Lab Relocation: 9 Things to Consider

unpacking moving boxes

Given that laboratories often house expensive equipment and hazardous materials, relocating a lab can be both complicated and costly. And whether it’s within the same building or across the country, every little thing matters, so being properly prepared for your move does make all the difference.

To help you out ahead of your move, we’ll run through the things you need to consider before, during and after your laboratory relocation goes ahead.

Before your relocation

1. Create an internal team

There’s more to relocating your lab than simply booking a few removal vans for the day. Ideally, you should have a few key people who you can work with to keep everyone within your organisation aware and up to date on key dates.

This team can also help to create a plan for the move itself, including individual requirements for each department, such as decommissioning/recommissioning, construction of special packing materials, packing and relocation time.

If necessary, schedule in regular meetings so that things stay on course and issues can be dealt with if they pop up.

2. Take inventory

Your next step should be to take inventory of everything that’ll be handled during your relocation, including lab supplies, materials and equipment. Doing so will ensure a smoother set up at your new lab’s location, lets you keep track of your supplies before you move and provides a clearer view of anything else you may need to order for the future. Plus, it’ll also let you track any trends in supply and allow you to re-order restocks efficiently.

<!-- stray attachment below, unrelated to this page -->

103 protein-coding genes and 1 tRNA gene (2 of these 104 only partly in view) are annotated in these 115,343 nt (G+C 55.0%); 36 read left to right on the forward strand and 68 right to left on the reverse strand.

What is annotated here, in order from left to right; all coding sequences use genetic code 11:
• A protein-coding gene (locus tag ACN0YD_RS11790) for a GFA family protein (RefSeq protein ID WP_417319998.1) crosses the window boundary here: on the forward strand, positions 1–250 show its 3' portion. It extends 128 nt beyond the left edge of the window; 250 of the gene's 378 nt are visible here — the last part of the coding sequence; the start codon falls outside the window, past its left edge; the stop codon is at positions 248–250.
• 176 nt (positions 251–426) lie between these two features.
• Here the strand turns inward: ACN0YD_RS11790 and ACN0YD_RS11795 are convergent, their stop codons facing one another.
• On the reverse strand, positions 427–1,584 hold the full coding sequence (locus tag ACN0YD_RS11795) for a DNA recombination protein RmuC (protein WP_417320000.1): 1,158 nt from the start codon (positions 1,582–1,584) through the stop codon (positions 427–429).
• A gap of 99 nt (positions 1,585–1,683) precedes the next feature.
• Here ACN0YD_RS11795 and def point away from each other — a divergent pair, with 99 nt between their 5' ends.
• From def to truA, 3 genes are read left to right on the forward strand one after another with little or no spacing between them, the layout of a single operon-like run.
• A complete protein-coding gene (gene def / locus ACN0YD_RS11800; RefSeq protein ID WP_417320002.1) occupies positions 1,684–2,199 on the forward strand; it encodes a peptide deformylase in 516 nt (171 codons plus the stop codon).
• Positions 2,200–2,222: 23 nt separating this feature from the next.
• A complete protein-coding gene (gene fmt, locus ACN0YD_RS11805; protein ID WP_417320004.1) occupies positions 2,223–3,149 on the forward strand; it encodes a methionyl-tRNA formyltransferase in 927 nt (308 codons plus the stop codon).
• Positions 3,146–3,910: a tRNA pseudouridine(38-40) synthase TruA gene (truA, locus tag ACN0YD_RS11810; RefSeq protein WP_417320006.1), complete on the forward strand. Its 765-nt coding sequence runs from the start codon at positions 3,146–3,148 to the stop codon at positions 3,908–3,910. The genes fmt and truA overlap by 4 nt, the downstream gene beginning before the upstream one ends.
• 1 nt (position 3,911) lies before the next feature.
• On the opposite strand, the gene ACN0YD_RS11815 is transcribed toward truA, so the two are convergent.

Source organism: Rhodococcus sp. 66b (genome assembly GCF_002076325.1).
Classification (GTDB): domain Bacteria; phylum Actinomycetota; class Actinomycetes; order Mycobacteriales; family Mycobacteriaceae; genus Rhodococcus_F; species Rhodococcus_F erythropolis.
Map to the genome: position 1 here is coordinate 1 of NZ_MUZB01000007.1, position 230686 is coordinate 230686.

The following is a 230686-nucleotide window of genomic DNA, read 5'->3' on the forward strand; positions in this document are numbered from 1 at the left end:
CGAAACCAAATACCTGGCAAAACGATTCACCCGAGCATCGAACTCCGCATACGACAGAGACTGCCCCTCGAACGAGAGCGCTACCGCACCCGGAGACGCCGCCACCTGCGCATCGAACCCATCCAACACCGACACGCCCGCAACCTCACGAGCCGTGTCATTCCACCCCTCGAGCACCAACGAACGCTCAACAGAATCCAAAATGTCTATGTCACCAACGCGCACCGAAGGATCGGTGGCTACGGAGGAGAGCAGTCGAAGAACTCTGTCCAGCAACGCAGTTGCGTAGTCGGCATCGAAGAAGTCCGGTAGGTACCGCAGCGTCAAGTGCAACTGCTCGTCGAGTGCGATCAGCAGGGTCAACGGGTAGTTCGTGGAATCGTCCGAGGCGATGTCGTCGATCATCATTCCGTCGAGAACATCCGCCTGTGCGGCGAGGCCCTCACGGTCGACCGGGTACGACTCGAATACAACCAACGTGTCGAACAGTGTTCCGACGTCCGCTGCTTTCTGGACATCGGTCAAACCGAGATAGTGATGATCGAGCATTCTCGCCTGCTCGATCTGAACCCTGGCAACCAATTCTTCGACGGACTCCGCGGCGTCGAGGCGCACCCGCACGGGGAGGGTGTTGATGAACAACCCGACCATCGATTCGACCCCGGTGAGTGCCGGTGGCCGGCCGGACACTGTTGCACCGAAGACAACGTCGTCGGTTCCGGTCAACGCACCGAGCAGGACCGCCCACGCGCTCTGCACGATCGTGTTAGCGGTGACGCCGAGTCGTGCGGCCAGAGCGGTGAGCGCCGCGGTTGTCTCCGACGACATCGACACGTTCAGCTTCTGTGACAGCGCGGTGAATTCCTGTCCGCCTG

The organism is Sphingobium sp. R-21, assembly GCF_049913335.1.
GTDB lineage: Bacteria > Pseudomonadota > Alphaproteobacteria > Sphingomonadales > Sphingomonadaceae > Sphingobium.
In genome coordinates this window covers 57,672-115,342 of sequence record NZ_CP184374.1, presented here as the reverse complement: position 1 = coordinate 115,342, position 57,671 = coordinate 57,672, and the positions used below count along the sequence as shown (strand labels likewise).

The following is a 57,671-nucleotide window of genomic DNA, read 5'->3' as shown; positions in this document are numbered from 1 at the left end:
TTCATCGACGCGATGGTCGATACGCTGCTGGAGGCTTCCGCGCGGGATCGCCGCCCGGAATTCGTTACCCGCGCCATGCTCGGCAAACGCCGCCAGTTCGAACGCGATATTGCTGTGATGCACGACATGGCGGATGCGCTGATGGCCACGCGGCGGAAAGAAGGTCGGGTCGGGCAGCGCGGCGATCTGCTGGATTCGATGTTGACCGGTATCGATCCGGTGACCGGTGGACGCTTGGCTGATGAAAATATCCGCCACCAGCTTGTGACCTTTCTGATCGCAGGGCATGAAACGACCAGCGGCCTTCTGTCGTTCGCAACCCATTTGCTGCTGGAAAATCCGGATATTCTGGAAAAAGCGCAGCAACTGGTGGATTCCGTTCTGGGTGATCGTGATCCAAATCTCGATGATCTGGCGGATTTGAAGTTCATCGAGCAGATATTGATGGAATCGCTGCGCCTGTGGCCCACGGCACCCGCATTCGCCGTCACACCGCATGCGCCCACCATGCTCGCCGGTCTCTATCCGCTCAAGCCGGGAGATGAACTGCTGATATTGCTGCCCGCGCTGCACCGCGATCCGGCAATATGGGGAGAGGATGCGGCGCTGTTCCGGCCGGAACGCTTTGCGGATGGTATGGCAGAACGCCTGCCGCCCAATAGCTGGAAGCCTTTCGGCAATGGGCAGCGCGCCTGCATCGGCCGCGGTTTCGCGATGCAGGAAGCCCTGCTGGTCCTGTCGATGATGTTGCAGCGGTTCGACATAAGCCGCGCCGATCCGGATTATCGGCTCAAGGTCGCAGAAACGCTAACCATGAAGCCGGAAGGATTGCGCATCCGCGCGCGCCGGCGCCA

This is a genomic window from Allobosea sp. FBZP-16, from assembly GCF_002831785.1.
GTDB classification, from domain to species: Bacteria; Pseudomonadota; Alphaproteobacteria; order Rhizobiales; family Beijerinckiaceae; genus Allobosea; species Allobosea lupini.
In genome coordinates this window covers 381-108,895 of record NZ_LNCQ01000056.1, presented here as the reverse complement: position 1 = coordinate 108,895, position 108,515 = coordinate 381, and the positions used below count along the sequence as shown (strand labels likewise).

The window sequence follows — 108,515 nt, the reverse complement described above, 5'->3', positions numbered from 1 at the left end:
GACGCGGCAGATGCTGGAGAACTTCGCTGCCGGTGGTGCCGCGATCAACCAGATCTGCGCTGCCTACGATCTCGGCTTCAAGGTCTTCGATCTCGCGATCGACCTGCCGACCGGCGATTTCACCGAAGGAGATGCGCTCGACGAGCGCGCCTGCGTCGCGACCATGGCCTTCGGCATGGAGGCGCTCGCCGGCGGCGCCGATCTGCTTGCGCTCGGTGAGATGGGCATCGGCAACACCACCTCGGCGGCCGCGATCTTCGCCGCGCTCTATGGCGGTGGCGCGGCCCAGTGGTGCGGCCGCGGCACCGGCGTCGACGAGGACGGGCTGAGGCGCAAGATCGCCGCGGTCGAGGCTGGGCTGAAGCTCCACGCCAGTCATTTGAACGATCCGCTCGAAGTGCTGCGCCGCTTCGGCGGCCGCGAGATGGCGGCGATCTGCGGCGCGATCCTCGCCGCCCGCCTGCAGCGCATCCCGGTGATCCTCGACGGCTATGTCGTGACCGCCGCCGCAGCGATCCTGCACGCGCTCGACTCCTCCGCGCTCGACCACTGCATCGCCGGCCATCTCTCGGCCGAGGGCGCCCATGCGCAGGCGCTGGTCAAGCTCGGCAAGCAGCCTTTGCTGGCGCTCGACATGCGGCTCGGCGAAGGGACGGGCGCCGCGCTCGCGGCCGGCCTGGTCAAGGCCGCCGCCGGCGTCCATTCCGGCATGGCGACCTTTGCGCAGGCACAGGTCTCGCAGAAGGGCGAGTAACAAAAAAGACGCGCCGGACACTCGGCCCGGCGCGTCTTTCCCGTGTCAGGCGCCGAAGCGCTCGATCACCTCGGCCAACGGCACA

scientists working in lab

3. Be aware of the chain of custody

If it applies to you, then pay attention any items being transported that need chain-of-custody documentation. This will be required if you handle evidence for legal cases, but other types of laboratories, especially those working with live animals, will have chain-of-custody considerations to think about too.

Speaking of animals, they must be cared for with food and water during long periods of transport. Many laboratories use hanging water bottles to provide their animals with water, but these can easily leak during transport. The soaked bedding as a result of these leakages can cause hypothermia and even death. Be sure to do the utmost to care for animals when transporting them to ensure continuity with your research.  

4. Use a specialist moving company

Don’t be tempted to go with a man-and-a-van operation. Sure, they may be more economical but the sensitive equipment you need to move is both fragile and expensive. Opting for a moving company that lacks experience of handling such items might run the risk of damaging equipment and disrupting all your carefully done research.

It’s a far better idea to fork out for a qualified company instead. While it may be more expensive in the short term, you’ll be up and running in your new location sooner rather than later.

5. Obtain permits for hazardous materials